Personal Finance

Altria: 5 Fascinating Facts You Ought to Know

MO Revenue (Annual) Chart

Long-time investors in Altria Group (NYSE: MO) have seen amazing returns over time, and the company's success has been extraordinary even in the face of major challenges. In overcoming legal threats, regulatory hurdles, and a general trend away from smoking, Altria has nevertheless managed to keep its key figures on its income statement moving higher. The five facts discussed below are particularly interesting for those who haven't followed the tobacco company closely.

MO Revenue (Annual) Chart

MO Revenue (Annual) data by YCharts .

Altria's solution has been twofold. First, the company has worked hard to emphasize premium brands like Marlboro over discount brands, ensuring that the maximum amount of revenue per pack of cigarettes comes into Altria's coffers. But second and more importantly, Altria has demonstrated enough loyalty among customers to use pricing power to offset volume declines. The combined impact has been enough to keep the top line moving higher despite smoking's drop in popularity.

2. Profit has rocketed higher.

What's even more fascinating is how much Altria has managed to push its profits higher. Since 2009, Altria has posted overall profit growth of more than 60%:

MO Net Income (Annual) data by YCharts .

Moreover, when you look at Altria's earnings per share, you'll see an even bigger increase. That's because in addition to its profit growth, Altria has cut its outstanding share count by 120 million shares to 1.96 billion over the past eight years. Add the two together, and you get a nice rise in the bottom line.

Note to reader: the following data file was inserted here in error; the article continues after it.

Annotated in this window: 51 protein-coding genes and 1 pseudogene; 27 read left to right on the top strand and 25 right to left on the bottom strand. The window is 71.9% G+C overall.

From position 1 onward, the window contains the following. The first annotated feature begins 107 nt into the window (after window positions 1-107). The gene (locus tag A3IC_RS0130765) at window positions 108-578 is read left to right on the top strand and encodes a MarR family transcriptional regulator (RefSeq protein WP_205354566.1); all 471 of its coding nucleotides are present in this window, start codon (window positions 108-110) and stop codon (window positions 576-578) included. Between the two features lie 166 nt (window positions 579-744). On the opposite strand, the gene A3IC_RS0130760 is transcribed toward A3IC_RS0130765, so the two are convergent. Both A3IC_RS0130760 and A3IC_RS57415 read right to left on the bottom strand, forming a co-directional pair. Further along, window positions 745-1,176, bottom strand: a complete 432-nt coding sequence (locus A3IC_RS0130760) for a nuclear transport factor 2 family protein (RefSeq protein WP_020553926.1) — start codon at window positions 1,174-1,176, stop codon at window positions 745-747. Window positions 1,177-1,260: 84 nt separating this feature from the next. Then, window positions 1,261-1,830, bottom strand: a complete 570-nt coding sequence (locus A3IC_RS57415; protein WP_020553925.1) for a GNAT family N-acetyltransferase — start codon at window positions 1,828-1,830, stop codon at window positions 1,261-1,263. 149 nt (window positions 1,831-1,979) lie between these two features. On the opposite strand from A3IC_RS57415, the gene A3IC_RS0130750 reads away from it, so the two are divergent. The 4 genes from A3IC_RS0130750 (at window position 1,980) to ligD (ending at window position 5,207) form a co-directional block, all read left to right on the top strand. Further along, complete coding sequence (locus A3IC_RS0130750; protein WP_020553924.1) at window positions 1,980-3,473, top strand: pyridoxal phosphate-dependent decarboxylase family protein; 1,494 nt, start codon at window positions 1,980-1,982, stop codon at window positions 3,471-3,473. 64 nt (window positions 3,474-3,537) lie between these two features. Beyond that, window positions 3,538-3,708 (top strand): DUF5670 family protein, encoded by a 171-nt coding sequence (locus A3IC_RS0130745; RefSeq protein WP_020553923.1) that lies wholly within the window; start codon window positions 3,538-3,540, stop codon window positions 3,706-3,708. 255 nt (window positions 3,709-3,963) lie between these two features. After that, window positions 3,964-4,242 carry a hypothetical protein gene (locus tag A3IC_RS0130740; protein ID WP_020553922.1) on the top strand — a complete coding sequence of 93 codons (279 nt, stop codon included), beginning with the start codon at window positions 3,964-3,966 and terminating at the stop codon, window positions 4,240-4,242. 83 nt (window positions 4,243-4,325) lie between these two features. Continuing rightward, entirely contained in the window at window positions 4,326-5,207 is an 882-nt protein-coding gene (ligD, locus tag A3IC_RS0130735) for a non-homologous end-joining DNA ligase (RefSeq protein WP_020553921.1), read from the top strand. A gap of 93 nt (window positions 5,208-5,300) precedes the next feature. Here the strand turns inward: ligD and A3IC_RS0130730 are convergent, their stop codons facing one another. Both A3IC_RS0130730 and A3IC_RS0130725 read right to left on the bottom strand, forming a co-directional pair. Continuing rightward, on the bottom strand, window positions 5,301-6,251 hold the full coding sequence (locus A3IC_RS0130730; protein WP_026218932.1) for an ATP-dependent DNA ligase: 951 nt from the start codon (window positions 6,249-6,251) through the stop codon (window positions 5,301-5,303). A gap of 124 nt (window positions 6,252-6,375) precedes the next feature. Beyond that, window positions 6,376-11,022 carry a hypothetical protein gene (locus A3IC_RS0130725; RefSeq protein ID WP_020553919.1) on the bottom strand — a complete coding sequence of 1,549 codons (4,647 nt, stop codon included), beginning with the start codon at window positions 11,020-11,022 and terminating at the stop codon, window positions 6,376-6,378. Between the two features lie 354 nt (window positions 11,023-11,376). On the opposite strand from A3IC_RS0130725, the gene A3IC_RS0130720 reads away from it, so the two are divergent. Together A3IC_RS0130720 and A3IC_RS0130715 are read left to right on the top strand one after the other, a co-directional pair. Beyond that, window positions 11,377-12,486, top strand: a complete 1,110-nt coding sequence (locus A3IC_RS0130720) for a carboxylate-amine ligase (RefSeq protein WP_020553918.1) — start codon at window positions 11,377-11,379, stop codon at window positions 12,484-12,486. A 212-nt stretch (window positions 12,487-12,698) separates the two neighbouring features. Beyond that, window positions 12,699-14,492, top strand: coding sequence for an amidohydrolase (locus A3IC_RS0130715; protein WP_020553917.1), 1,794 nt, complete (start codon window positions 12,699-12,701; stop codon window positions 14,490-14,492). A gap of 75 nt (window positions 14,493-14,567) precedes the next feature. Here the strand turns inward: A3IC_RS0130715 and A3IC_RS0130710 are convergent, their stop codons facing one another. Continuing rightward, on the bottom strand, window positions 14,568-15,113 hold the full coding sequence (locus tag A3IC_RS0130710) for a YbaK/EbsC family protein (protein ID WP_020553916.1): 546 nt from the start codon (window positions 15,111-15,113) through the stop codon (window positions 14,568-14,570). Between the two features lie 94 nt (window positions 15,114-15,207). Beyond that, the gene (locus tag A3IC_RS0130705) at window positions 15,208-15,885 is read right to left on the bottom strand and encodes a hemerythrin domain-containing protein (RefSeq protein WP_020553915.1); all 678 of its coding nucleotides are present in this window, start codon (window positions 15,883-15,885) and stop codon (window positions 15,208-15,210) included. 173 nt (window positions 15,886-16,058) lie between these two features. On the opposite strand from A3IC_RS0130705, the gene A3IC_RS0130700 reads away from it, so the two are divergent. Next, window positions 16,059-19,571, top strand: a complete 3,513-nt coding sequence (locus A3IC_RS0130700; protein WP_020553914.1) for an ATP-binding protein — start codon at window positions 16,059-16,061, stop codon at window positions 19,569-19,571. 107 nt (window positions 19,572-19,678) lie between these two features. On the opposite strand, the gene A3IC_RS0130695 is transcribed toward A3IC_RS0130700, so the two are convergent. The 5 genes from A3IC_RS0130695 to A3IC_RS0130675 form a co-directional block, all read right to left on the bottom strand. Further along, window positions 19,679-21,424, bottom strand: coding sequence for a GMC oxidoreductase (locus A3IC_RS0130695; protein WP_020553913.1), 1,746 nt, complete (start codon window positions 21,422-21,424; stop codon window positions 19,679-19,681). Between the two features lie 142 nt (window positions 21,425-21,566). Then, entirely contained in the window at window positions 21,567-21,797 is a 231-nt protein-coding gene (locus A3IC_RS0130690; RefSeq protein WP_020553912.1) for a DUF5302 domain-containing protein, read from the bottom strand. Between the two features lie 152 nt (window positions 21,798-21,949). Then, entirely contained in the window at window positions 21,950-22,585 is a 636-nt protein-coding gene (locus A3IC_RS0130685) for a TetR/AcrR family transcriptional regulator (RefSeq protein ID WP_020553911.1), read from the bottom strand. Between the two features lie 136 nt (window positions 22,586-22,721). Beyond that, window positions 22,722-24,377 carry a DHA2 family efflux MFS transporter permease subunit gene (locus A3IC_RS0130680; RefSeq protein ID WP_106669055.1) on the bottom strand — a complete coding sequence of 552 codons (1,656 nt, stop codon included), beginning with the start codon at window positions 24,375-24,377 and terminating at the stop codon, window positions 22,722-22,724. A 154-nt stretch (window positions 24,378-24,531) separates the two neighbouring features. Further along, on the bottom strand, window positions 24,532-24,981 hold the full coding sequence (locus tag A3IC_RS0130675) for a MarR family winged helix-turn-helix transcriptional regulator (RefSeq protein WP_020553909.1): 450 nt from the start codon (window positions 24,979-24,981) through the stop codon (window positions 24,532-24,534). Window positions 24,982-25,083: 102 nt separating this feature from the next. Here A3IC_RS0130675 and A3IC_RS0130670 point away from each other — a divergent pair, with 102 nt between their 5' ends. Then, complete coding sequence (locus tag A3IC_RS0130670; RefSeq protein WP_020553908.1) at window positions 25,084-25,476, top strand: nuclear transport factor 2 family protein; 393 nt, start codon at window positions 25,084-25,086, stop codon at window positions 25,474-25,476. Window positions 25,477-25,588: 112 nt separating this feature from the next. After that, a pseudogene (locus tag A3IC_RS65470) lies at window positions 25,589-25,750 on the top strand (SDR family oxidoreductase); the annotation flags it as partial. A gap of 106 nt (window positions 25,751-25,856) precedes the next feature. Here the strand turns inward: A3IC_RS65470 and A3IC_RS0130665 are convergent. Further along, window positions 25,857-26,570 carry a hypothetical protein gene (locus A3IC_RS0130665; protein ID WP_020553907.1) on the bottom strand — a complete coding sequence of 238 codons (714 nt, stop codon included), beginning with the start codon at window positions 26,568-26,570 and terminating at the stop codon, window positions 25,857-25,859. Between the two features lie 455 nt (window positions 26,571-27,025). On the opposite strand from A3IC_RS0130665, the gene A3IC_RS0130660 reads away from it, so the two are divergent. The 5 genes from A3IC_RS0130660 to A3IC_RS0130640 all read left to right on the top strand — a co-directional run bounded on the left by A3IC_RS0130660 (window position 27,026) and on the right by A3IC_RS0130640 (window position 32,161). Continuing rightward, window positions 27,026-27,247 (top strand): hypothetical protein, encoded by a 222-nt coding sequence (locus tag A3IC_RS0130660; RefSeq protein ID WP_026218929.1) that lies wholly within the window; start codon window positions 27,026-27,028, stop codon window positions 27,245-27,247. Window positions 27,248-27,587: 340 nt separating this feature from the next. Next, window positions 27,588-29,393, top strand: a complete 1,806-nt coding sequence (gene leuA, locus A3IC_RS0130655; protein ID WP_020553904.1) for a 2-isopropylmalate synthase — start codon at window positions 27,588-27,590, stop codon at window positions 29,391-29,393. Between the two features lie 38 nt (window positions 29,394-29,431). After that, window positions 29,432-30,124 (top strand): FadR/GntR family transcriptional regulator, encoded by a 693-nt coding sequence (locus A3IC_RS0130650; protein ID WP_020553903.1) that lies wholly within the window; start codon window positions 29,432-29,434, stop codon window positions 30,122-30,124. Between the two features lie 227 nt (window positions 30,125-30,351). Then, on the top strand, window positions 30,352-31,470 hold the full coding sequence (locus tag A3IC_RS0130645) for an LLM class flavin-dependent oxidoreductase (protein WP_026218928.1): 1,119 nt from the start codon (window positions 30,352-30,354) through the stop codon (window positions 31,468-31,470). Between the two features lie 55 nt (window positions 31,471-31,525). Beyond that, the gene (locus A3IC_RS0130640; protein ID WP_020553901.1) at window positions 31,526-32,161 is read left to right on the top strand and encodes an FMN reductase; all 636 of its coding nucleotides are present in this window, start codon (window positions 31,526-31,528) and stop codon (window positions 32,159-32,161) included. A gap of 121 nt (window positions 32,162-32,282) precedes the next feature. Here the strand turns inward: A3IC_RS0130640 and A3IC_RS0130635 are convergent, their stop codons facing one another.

3. Operating costs have been under control.

Altria has done a good job of keeping its costs in check. In particular, two things stand out on Altria's income statement: cost of goods sold and general and administrative expenses.

Over the past eight years, Altria's cost of goods sold has remained nearly unchanged. That stands to reason, given the gradual decline in volume for the tobacco that the company needs to make its key products. Nevertheless, with other commodities having seen substantial price fluctuation over that time period, it's remarkable that Altria has managed to be so successful in keeping costs down.

Even more impressive is how Altria has cut its overhead expenses slightly over time. Despite upward pressure on labor costs, as well as the challenges in dealing with sales campaigns and the restrictions under which the tobacco industry operates, Altria has cut its spending by more than $200 million per year since 2009. That has also played a key role in pushing the tobacco giant's earnings higher.

4. Interest expense has fallen dramatically.

Like many companies, Altria has benefited from the low interest rate environment. Smart moves to restructure debt have led to a big drop in annual spending on interest, falling from around $1.2 billion just after the financial crisis to just $817 million in 2015.

MO Interest Expense (Annual) data by YCharts .